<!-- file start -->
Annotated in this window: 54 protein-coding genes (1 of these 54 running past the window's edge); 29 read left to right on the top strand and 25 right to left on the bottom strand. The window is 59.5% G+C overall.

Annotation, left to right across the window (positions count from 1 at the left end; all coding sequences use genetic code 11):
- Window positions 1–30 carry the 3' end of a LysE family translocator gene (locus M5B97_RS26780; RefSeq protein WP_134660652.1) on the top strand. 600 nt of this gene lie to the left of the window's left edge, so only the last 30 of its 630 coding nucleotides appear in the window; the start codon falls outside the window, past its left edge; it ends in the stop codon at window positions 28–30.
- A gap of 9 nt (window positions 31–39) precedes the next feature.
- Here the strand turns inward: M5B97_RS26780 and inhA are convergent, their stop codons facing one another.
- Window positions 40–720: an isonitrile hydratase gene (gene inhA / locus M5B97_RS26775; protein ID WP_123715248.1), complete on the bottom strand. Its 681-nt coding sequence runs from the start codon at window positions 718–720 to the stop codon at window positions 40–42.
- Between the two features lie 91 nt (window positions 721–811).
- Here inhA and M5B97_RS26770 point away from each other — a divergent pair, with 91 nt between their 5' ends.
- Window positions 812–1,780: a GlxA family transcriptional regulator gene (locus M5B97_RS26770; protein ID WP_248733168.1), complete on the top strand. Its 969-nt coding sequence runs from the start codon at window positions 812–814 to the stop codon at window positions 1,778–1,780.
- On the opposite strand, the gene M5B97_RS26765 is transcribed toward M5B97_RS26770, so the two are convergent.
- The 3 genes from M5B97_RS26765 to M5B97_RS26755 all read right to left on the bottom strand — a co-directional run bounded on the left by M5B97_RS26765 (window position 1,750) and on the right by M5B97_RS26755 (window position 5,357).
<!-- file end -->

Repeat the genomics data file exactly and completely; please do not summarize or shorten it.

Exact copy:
Annotated in this window: 54 protein-coding genes (1 of these 54 running past the window's edge); 29 read left to right on the top strand and 25 right to left on the bottom strand. The window is 59.5% G+C overall.

Annotation, left to right across the window (positions count from 1 at the left end; all coding sequences use genetic code 11):
- Window positions 1–30 carry the 3' end of a LysE family translocator gene (locus M5B97_RS26780; RefSeq protein WP_134660652.1) on the top strand. 600 nt of this gene lie to the left of the window's left edge, so only the last 30 of its 630 coding nucleotides appear in the window; the start codon falls outside the window, past its left edge; it ends in the stop codon at window positions 28–30.
- A gap of 9 nt (window positions 31–39) precedes the next feature.
- Here the strand turns inward: M5B97_RS26780 and inhA are convergent, their stop codons facing one another.
- Window positions 40–720: an isonitrile hydratase gene (gene inhA / locus M5B97_RS26775; protein ID WP_123715248.1), complete on the bottom strand. Its 681-nt coding sequence runs from the start codon at window positions 718–720 to the stop codon at window positions 40–42.
- Between the two features lie 91 nt (window positions 721–811).
- Here inhA and M5B97_RS26770 point away from each other — a divergent pair, with 91 nt between their 5' ends.
- Window positions 812–1,780: a GlxA family transcriptional regulator gene (locus M5B97_RS26770; protein ID WP_248733168.1), complete on the top strand. Its 969-nt coding sequence runs from the start codon at window positions 812–814 to the stop codon at window positions 1,778–1,780.
- On the opposite strand, the gene M5B97_RS26765 is transcribed toward M5B97_RS26770, so the two are convergent.
- The 3 genes from M5B97_RS26765 to M5B97_RS26755 all read right to left on the bottom strand — a co-directional run bounded on the left by M5B97_RS26765 (window position 1,750) and on the right by M5B97_RS26755 (window position 5,357).